Dealing with MFSADs involves understanding that, yes, there are stupid people in the world who don’t really absorb and apply even the most common-sense of traffic rules.  They could be just plain stupid (hey, it happens), or they could be drastically under-educated and never formally learned good driving habits, despite somehow passing the Driver’s License test, or they could be arrogant, self-absorbed, entitled Narcissists who know the traffic rules full well, but feel that they are “above” the rules and the rules don’t apply to them.  We have to for the most part ignore them, and understand that, thankfully, only a very small percentage of our general population has the Narcissistic Personality Disorder.  Or, maybe that person usually obeys the rules, but is driving to the airport this morning distracted because they just got news this morning that their mother died.  You just never know what’s going on with people.  Try to give even the MFSADs a break; someday, it might be you driving to the airport distracted and you’ll need a break from others.

It’s important to identify which “little things” (which aren’t so little) are evoking feelings in you of anger, frustration, rage, helplessness, indignation, and depression.  Over time, these things can contribute to a Major Depression, or an ulcer or other physical manifestation of stress.  It’s important not to just live in a perpetuatual state of annoyance, as if you were completely unable to effect any change in your life for the better. That’s not self-empowerment (my favorite term in my practice, and the title of my upcoming book — as well as my podcast and e-newsletter, available for sign-ups here).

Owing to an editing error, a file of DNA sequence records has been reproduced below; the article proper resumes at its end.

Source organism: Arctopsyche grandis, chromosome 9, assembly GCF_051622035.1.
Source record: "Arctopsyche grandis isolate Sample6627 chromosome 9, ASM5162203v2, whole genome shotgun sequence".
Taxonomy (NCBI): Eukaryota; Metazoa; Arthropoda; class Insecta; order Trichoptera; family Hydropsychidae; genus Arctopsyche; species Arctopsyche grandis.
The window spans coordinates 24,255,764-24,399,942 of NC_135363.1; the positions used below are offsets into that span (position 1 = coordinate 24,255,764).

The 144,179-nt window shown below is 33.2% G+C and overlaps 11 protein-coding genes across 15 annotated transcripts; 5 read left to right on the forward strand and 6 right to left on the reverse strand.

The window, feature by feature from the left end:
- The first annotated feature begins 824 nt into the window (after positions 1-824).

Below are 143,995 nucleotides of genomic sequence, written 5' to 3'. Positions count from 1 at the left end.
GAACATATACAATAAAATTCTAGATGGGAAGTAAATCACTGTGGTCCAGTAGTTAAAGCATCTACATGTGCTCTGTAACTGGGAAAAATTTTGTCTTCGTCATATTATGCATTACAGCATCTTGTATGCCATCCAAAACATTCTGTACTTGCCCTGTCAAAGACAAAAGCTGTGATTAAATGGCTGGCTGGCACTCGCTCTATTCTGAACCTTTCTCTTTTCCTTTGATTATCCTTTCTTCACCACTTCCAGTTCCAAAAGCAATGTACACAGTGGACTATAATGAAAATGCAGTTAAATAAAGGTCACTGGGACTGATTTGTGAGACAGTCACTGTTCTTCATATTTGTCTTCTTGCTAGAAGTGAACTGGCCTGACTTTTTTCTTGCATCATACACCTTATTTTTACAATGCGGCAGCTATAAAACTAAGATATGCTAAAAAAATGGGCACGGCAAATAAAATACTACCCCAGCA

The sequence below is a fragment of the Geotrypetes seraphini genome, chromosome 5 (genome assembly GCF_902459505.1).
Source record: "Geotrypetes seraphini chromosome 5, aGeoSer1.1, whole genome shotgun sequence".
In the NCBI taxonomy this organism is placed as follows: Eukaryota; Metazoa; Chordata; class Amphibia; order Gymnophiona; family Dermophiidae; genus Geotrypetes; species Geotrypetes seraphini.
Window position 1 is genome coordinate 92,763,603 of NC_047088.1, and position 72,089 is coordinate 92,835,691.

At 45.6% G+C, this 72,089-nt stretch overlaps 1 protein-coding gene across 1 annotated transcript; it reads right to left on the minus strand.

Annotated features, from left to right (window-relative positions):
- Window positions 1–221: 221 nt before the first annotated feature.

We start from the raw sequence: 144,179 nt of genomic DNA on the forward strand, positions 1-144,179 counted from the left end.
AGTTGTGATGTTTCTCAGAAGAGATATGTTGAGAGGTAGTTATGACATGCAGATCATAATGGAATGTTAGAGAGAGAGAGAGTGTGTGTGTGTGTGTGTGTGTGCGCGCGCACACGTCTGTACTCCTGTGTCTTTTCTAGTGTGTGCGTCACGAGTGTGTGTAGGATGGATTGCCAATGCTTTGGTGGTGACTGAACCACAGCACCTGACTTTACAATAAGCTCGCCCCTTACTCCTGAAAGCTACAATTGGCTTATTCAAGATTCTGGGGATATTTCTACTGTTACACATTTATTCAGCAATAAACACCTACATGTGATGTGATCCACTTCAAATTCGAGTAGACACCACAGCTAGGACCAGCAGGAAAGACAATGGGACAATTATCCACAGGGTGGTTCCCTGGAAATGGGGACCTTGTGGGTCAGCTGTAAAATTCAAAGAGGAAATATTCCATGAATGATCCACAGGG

Part of the process of therapy and coaching is building a better Quality of Life through making changes in your thoughts, feelings, and behaviors over time.  Your life doesn’t usually get MUCH worse or better overnight, but the continual process of learning adaptive coping skills for stress can, over time, help you feel better about a lot of things.  Be patient with yourself, but also be committed to action to change the things that you “tolerate” in life.  Learning adaptive coping skills for even the smallest of stressors can help you to… Have The Life You Want!

For more information or to book an appointment for therapy or coaching with Ken Howard, LCSW or others at GayTherapyLA, call/text 310-339-5778, or email